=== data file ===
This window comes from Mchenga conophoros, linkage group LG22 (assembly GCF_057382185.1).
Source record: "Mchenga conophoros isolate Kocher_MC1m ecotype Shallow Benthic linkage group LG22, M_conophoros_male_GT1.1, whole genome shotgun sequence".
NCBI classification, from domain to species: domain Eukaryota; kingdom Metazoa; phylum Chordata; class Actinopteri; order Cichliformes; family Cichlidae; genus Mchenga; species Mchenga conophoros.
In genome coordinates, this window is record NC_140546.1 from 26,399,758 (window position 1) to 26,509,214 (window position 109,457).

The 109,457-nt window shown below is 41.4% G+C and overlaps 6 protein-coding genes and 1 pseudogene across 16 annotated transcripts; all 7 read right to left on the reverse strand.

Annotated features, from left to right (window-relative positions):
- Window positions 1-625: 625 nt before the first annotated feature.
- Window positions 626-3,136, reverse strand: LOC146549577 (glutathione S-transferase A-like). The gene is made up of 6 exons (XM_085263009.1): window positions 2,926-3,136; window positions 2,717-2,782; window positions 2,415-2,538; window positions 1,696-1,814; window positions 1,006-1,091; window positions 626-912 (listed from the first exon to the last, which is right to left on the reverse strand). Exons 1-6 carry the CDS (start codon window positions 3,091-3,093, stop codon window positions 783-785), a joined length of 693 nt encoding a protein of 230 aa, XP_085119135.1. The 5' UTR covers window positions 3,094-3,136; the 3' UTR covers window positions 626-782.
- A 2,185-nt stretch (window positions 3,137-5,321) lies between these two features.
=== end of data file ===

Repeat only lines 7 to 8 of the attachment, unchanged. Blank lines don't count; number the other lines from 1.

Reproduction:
- Window positions 1-625: 625 nt before the first annotated feature.
- Window positions 626-3,136, reverse strand: LOC146549577 (glutathione S-transferase A-like). The gene is made up of 6 exons (XM_085263009.1): window positions 2,926-3,136; window positions 2,717-2,782; window positions 2,415-2,538; window positions 1,696-1,814; window positions 1,006-1,091; window positions 626-912 (listed from the first exon to the last, which is right to left on the reverse strand). Exons 1-6 carry the CDS (start codon window positions 3,091-3,093, stop codon window positions 783-785), a joined length of 693 nt encoding a protein of 230 aa, XP_085119135.1. The 5' UTR covers window positions 3,094-3,136; the 3' UTR covers window positions 626-782.